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Goose group leader lashes out at directors

Geese have returned to the waters near the Worcester County Veteran’s Memorial in Ocean Pines, but protestors of the June culling of resident Canada geese continue to slam officials within the association’s administration.

By Josh Davis, Associate Editor

(Oct. 4, 2018) The June euthanizing of several hundred Canada geese in Ocean Pines continues to be a contentious issue, with several board members weighing in this week ahead of a planned citizen group meeting, and the host going on a tirade that specifically targeted Association Vice President Steve Tuttle.

On Monday organizer Mary Deborah Wilson sent a mass email stating the next meeting of the “The Ocean Pines Geese and Ecology Brain Trust Initiative: Securing a Balance” group would occur on Oct. 9 at 6:30 p.m. at the Ocean Pines Library.

Wilson said Mary Lou Simms is the scheduled speaker.

Ocean Pines Association President Doug Parks and Directors Colette Horn, Esther Diller and Slobodan Trendic all replied they would be out of town. Director Frank Daly, however, offered, “I will decide when I see the speaker’s bio.”

Wilson said she was displeased.

“Hmmmm….. That does not send a positive message to the community. All information that is shared about geese is important, irrespective of speakers,” she said.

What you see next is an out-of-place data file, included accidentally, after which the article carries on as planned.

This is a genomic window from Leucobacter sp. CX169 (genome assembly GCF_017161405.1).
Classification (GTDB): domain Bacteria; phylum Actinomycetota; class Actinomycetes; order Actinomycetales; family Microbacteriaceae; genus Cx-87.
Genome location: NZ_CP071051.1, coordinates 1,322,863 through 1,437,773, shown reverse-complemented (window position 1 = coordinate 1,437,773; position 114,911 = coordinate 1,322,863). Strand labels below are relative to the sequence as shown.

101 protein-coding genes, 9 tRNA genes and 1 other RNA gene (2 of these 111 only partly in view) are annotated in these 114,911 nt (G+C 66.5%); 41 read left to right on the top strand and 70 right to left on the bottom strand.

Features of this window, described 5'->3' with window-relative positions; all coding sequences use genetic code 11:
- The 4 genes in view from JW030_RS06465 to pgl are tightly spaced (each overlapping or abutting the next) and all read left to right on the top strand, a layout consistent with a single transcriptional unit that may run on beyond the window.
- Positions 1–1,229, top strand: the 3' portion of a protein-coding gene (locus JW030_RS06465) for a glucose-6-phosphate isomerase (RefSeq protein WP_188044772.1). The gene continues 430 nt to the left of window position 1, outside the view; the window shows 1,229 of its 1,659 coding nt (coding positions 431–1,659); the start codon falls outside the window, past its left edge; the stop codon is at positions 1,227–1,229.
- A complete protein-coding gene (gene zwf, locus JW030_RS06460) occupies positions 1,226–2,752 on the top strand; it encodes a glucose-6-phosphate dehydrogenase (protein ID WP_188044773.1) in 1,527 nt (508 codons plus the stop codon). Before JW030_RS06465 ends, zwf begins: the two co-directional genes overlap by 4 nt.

“With all due respect, I would strongly encourage you not to take that ‘tack,’” Wilson continued. “With all the negative publicity, BOD members’ absence will be interpreted as assignation, apathy, ‘more of the same’….. and/or your quote: ‘a damnable culture of indifference.’”

Tuttle said he would attend the meeting and also weighed in on the initial session the group held in August.

“I do want to make a some comments regarding the last meeting and how that might impact the attendance of not only myself, but others who are concerned about how OPA deals responsibly with the geese,” Tuttle said. “In my opinion, not as a director but as a resident of OPA, no one that I know wants to remove and kill the geese. Several steps short of that were tried over the previous months before this step was taken.

“At the last meeting, the presentation was well over an hour, most of which was pulled from various sites accessible via Google or other search engines. [While] it was considerable information, I did not find it particularly helpful. The information seemed to more be in support of do nothing, the geese are not the problem, people are the problem.

“What I had hoped for in attending the meeting was more discussion by the group on ways to mitigate the impact of the geese. If this meeting is more about the kind of information presented at the last meeting or in the article by Mary Lou Simms, I for one do not believe this will help to move us forward.

“The reality is that residents of OPA are divided on how to mitigate the impact of the geese. I would conjecture that the spectrum runs from ‘do nothing,’ to periodically ‘remove and kill the geese.’

“An attempt will be made using border collies in the near future to encourage the geese to move to another location. This is a pilot program and will provide further information on the success/failure of this technique. I know that a well-respected dog trainer has been consulted regarding the use of border collies prior to moving forward with this pilot program. It is my understanding he agrees with trying the pilot program.”